Who else doesn’t have to wear a mask?

Children ages 5 and under, and workers for whom wearing a mask would put them in danger. The order does not cite examples of such jobs other than stating they are “as determined by local, state or federal regulators or workplace safety and health standards and guidelines.” Children ages 2 and under should not wear masks because they could suffocate. 

Will I get in trouble if I don’t wear a mask?

People who violate the order may be charged with a misdemeanor and may be fined up to $100. But state officials say enforcement is not the primary goal. Children under 14 won’t be penalized, and students 14 and older enrolled in school, including post-secondary education, will not be penalized if found not wearing a mask at school. Still, students and teachers are required to wear masks at school. Walz also emphasized that state law enforcement officers will have masks to distribute to people who aren’t wearing one and don’t have one. If you are being arrested, on the other hand, and police ask you to remove your mask to identify you, you must do so.

But how do I eat at a restaurant while wearing a mask?

The mandate makes exceptions in several instances in which wearing a facemask becomes impossible, such as swimming laps at an indoor pool or eating and drinking in a cafe. In these moments, people can take off their masks temporarily. This also applies to activities like practicing or performing arts or music, teaching students in a school and speaking on a microphone at a business gathering.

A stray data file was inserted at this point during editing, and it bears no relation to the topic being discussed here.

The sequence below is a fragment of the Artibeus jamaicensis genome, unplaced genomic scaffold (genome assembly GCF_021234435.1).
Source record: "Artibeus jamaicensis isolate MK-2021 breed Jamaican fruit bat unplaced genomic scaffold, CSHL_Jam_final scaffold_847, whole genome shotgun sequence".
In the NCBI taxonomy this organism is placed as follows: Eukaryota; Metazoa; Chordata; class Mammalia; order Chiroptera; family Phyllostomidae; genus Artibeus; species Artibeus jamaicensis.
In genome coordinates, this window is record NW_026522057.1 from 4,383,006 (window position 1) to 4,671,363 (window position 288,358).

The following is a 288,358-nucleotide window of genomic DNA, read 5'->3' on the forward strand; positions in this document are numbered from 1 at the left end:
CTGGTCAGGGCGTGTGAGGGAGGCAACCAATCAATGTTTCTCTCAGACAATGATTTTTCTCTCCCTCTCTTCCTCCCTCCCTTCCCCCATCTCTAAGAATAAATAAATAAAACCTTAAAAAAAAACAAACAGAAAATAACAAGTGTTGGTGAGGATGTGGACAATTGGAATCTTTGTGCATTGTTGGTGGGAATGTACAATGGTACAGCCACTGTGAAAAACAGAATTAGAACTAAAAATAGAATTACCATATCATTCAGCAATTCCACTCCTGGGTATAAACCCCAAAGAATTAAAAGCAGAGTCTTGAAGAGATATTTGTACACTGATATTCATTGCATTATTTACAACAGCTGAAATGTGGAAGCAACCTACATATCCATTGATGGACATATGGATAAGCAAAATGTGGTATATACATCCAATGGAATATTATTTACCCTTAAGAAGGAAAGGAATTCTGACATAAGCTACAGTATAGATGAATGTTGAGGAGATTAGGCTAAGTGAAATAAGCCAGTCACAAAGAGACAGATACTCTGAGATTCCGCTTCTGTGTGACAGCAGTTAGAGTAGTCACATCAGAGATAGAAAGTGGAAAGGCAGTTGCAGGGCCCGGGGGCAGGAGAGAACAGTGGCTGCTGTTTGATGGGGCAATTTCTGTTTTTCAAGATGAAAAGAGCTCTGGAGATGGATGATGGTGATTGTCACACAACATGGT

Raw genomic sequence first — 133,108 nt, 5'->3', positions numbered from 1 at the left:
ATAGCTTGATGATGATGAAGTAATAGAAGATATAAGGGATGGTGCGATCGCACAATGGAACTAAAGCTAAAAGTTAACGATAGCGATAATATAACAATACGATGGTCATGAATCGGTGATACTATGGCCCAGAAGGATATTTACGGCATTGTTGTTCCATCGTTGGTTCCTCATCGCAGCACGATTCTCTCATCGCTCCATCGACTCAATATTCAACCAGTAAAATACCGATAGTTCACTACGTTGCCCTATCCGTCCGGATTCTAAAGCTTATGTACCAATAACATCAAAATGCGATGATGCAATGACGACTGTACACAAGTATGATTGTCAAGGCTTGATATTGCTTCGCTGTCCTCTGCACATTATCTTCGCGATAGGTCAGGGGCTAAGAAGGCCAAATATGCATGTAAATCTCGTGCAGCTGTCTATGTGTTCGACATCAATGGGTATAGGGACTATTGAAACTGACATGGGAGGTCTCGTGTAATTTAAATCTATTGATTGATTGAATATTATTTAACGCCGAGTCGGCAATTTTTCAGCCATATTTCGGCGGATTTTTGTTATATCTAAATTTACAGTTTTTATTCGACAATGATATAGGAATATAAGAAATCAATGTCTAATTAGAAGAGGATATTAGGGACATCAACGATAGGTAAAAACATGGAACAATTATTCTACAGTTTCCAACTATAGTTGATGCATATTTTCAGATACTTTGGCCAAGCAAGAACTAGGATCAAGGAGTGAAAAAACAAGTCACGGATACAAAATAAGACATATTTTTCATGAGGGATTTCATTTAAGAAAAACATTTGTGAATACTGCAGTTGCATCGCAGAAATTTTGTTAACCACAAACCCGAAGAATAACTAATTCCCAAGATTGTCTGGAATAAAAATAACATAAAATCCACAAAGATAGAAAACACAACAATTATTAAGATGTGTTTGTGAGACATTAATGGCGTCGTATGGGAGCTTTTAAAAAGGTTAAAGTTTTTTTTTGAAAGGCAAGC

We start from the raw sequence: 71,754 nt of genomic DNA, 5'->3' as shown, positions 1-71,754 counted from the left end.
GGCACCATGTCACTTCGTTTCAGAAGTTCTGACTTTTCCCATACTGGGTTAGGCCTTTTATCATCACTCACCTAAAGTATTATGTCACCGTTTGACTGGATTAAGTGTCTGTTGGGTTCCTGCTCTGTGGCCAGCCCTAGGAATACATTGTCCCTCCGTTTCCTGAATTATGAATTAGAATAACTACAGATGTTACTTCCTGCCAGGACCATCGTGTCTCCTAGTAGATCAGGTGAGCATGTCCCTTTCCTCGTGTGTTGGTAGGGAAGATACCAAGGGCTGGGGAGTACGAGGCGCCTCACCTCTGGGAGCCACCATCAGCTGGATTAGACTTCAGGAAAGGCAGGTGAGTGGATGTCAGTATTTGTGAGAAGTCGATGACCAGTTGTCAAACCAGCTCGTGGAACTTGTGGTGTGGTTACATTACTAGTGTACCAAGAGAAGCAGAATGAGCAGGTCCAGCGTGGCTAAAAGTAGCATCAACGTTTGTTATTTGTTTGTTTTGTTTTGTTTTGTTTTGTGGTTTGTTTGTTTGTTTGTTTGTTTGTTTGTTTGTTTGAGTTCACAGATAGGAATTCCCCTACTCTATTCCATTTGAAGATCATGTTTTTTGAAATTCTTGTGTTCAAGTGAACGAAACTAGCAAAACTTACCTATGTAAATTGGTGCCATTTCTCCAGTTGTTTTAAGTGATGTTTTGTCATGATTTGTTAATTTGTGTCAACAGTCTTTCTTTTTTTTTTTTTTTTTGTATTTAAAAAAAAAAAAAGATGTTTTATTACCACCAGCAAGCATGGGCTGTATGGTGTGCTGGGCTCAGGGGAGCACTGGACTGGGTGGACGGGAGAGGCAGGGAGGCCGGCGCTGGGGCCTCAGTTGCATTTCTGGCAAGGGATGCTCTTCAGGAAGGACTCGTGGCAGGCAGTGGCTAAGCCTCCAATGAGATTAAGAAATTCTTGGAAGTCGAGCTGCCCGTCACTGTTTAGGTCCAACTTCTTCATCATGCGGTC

Do I have to wear a facemask while I squat 250 pounds at the gym?

If “the level of exertion makes it difficult to wear a face covering,” according to the order, you can remove it as long as you’re maintaining social distancing. You also can temporarily remove your mask if you’re at work, sitting in an enclosed area or cubicle “with walls that are higher than face level” as long as you’re social distancing. 

Do all state officials agree on this mandate?

State Sen. Paul Gazelka, the top Republican lawmaker in Minnesota, criticized the mandate as a “heavy-handed, broad approach that won’t work well for every situation.” Instead, Gazelka said in a statement that “businesses and individuals are already requiring and wearing masks in most situations.” Former Republican Congressman Jason Lewis, who is running to unseat Sen. Tina Smith, was more forceful in his opposition, calling the mandate an “assault on our liberties.”

When else might I be in the most danger if I’m not wearing a mask?

The mandate especially encourages mask-wearing at indoor and even outdoor social gatherings, while riding in cars with other people, especially in taxis and ridesharing, and while entering, leaving and moving around in an indoor space.

Joey Peters

Joey Peters is a reporter for Sahan Journal. His work has appeared in Reuters, Public Radio International, Columbia Journalism Review, KFAI Radio, the Pioneer Press, City Pages, MinnPost and more. He previously...